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new RME 12 mic MADI/AVB interface
Old 17th January 2020
  #1
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new RME 12 mic MADI/AVB interface

This looks interesting:https://www.audiotechnology.com/news...ducts-from-rme
Old 17th January 2020
  #2
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It's a bit odd that they've implemented AVB/MILAN AOIP on these new devices. Kind of a strange decision, isn't it?

Quote:
Originally Posted by studer58 View Post
Old 17th January 2020
  #3
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Quote:
Originally Posted by bwanajim View Post
It's a bit odd that they've implemented AVB/MILAN AOIP on these new devices. Kind of a strange decision, isn't it?
Yes, but given that a couple of years ago they seemed uncertain about Dante vs AVB, maybe in 2020 they are showing their hand ?

https://m.youtube.com/watch?v=rGJnrx...ature=emb_logo
Old 17th January 2020
  #4
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tourtelot's Avatar
Quote:
Originally Posted by studer58 View Post
Yes, but given that a couple of years ago they seemed uncertain about Dante vs AVB, maybe in 2020 they are showing their hand ?
Only a pair of fives in that hand.

D.
Old 19th January 2020
  #5
Gear Maniac
Quote:
Originally Posted by bwanajim View Post
It's a bit odd that they've implemented AVB/MILAN AOIP on these new devices. Kind of a strange decision, isn't it?
Why, exactly?
BTW, RME made the decision some time ago. They told me in 2018 that they will go the AVB route.
Old 20th January 2020
  #6
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No Dante? Can't do it. Not my choice but I can't cover more than one ethernet format, and all the live show stuff I work on is Dante, so Dante it is.
Old 20th January 2020
  #7
I am a little surprised they don’t even have the option for Dante on these interfaces, as they already make one powerful control room Dante interface. But then, maybe they’re saving that connectivity for their next gen Micstasy-level equipment, and using AVB for the cheaper boxes.
Old 20th January 2020
  #8
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Plush's Avatar
Sadly, AVB is not working with Apple computers at higher sample rates. Standard rates only.

Most of the time it does not work with pc's as well.

I see this as an errant equipment decision made by a German technologist.

The only place I have seen AVB used is in sound reinforcement at 48KHz.
Old 20th January 2020
  #9
Gear Maniac
Well, my MOTU AVB rig DOES work flawlessly under Windows 10 via USB2.0. No dropouts while recording 32 channels live at 96khz.
Old 20th January 2020
  #10
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After speaking with them at NAMM about this, they indicated that they have more control over implementation with AVB. Simply put, AVB is an open protocol, and Dante is proprietary. The quote I remember from one of their engineers was approximately, "We need to do it right; we need to own it." To be clear, he was not bagging on Dante, just stating their preferred approach to network audio in their own product line.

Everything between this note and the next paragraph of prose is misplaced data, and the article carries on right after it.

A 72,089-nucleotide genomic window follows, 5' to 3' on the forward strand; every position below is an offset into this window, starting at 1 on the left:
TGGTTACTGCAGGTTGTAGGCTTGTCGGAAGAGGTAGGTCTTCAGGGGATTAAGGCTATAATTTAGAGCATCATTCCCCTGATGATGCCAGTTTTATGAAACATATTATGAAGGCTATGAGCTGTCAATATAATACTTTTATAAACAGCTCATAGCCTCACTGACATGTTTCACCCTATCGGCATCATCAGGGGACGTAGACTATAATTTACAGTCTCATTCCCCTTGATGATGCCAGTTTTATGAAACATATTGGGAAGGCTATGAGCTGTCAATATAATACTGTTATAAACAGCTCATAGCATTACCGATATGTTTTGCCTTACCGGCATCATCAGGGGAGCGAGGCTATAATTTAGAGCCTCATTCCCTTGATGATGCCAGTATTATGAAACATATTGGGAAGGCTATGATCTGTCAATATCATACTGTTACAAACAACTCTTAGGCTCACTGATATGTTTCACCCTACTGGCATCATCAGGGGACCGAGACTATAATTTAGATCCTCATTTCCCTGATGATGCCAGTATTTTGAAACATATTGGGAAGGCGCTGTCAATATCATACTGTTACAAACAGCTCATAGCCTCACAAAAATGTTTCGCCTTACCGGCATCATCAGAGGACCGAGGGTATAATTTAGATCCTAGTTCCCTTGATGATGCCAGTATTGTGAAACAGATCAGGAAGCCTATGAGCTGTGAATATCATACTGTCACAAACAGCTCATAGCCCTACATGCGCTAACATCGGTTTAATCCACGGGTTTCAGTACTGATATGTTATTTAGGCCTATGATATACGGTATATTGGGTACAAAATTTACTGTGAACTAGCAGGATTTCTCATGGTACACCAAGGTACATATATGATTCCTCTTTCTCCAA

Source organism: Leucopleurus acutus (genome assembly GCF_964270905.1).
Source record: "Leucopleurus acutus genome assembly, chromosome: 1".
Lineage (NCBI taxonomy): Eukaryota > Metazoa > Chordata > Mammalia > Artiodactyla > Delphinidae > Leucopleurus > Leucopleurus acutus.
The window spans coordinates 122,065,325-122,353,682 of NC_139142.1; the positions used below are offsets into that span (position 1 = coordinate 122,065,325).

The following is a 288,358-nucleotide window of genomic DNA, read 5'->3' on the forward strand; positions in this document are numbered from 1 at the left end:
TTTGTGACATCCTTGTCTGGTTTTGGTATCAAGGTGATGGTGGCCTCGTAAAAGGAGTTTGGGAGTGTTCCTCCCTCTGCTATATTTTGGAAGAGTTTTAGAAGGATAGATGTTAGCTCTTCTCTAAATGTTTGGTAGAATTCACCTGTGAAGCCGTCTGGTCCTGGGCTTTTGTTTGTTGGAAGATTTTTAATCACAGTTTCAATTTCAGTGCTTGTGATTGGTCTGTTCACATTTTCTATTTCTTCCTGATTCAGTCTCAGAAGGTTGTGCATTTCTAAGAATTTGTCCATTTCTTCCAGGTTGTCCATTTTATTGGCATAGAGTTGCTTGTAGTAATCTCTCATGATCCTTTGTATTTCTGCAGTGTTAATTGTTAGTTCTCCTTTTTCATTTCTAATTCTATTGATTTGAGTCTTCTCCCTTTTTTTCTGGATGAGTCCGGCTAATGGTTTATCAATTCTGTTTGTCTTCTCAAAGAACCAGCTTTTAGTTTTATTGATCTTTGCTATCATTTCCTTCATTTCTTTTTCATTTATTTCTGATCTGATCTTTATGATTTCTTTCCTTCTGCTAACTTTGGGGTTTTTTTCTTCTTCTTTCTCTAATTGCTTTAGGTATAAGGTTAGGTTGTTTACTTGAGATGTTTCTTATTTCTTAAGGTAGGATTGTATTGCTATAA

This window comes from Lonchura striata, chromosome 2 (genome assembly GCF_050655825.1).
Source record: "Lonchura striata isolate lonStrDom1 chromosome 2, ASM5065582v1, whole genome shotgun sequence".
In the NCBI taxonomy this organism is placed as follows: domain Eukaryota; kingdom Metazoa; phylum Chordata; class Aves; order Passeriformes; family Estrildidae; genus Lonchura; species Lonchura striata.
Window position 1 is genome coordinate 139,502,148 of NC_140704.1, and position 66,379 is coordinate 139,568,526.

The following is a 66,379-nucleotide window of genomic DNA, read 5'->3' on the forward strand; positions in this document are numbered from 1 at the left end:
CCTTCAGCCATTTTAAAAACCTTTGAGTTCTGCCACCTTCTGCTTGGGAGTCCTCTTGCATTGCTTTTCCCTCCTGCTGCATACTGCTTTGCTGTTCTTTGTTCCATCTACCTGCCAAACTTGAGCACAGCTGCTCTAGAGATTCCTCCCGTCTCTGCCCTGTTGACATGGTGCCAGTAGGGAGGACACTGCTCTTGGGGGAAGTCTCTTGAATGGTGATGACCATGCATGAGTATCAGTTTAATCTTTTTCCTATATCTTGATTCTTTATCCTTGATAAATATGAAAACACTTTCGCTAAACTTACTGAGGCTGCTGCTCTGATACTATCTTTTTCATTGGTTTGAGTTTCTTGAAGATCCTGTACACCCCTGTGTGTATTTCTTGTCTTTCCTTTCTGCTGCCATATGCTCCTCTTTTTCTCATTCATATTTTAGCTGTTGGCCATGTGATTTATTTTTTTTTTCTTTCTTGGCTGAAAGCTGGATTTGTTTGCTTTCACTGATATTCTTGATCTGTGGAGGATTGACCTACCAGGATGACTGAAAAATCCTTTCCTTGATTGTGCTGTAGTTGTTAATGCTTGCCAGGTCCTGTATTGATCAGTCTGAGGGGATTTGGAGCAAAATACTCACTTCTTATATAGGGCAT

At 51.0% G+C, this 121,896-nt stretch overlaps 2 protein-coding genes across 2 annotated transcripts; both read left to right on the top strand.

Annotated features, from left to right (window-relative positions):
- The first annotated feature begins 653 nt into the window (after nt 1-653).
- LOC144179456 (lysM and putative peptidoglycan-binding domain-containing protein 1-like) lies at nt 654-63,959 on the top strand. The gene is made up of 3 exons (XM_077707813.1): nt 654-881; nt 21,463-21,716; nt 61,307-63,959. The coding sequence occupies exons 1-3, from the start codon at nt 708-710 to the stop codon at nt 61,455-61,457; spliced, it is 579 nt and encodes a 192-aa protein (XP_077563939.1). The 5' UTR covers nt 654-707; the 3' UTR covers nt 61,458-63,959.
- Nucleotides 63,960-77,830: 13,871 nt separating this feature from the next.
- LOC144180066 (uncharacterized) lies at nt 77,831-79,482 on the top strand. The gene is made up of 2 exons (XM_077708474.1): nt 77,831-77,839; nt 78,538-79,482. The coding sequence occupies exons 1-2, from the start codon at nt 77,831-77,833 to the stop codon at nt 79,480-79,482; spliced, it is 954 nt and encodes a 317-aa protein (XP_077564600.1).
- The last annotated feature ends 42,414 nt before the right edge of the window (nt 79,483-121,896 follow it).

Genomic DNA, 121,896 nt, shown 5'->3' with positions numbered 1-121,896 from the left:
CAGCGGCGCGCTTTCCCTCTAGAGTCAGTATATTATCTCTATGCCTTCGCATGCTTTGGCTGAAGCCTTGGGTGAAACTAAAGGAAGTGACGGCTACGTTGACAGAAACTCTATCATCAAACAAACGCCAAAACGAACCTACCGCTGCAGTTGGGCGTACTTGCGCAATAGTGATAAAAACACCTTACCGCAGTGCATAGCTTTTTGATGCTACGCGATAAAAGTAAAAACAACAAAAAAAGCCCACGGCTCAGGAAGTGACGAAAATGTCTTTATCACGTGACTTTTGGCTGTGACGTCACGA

The 12-Mic looked fantastic, btw. It will replace what I'm currently doing with 3 rack spaces in my rig, and then some. I also told them over and over how I love the inputs on the front.

Quote:
Originally Posted by bremusound View Post
BTW, RME made the decision some time ago. They told me in 2018 that they will go the AVB route.
I can believe this, since the engineer said he's been working on 12-Mic for two years.
Old 20th January 2020
  #11
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no doubt aoip is the future...

...but which format?!

___


in the last ca. 20 years, i've been using ethersound, cobranet, rocknet, reac, aes50, dante, ravenna, avb (at 96k: meyer galaxy into l'acoustics la-12x but these devices are currently amongst just very few items capable of doing so?) and whatnot....

at this point in time and if you only have to interface with a few pieces of gear, the choice of format imo doesn't matter - dante currently has probably an advantage over other formats, certainly by the sheer number of products available.

however, be prepared to deal with some frustrations as not all gear can talk to each other although it should - and it's not always the user's fault!

[in this regard, i had better experience even with a 'legacy' format such as ethersound (which btw. was already capable of running at 96k about 20 years back)]


___


personally, i still favour madi which is much faster to 'configure' - as there is nothing to configure: it either works or it doesn't so setup and troubleshooting are very fast and easy, hugely important in high pressure situations such as broadcasting (where madi is still the norm and only slowly gets replaced by aoip du jour)...